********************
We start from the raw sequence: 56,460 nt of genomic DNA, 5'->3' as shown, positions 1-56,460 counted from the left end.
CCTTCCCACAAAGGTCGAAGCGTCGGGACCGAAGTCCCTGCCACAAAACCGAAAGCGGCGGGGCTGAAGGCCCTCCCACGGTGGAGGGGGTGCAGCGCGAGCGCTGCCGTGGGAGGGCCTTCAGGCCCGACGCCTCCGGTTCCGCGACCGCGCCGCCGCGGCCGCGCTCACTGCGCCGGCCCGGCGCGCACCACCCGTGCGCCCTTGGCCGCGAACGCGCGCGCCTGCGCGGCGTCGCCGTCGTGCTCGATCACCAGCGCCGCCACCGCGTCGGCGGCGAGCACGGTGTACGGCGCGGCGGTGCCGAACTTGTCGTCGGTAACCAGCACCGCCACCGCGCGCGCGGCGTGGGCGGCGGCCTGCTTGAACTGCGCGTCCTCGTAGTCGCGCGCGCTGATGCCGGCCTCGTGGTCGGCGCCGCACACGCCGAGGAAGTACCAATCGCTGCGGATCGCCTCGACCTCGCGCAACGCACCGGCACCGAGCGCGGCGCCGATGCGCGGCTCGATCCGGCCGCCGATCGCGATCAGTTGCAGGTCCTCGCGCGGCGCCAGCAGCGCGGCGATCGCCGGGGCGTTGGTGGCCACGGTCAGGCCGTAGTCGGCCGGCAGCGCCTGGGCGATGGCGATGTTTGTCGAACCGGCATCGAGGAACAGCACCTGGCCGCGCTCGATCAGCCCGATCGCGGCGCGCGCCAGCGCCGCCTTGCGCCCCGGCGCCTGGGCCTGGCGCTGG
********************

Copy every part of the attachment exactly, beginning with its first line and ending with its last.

We start from the raw sequence: 56,460 nt of genomic DNA, 5'->3' as shown, positions 1-56,460 counted from the left end.
CCTTCCCACAAAGGTCGAAGCGTCGGGACCGAAGTCCCTGCCACAAAACCGAAAGCGGCGGGGCTGAAGGCCCTCCCACGGTGGAGGGGGTGCAGCGCGAGCGCTGCCGTGGGAGGGCCTTCAGGCCCGACGCCTCCGGTTCCGCGACCGCGCCGCCGCGGCCGCGCTCACTGCGCCGGCCCGGCGCGCACCACCCGTGCGCCCTTGGCCGCGAACGCGCGCGCCTGCGCGGCGTCGCCGTCGTGCTCGATCACCAGCGCCGCCACCGCGTCGGCGGCGAGCACGGTGTACGGCGCGGCGGTGCCGAACTTGTCGTCGGTAACCAGCACCGCCACCGCGCGCGCGGCGTGGGCGGCGGCCTGCTTGAACTGCGCGTCCTCGTAGTCGCGCGCGCTGATGCCGGCCTCGTGGTCGGCGCCGCACACGCCGAGGAAGTACCAATCGCTGCGGATCGCCTCGACCTCGCGCAACGCACCGGCACCGAGCGCGGCGCCGATGCGCGGCTCGATCCGGCCGCCGATCGCGATCAGTTGCAGGTCCTCGCGCGGCGCCAGCAGCGCGGCGATCGCCGGGGCGTTGGTGGCCACGGTCAGGCCGTAGTCGGCCGGCAGCGCCTGGGCGATGGCGATGTTTGTCGAACCGGCATCGAGGAACAGCACCTGGCCGCGCTCGATCAGCCCGATCGCGGCGCGCGCCAGCGCCGCCTTGCGCCCCGGCGCCTGGGCCTGGCGCTGG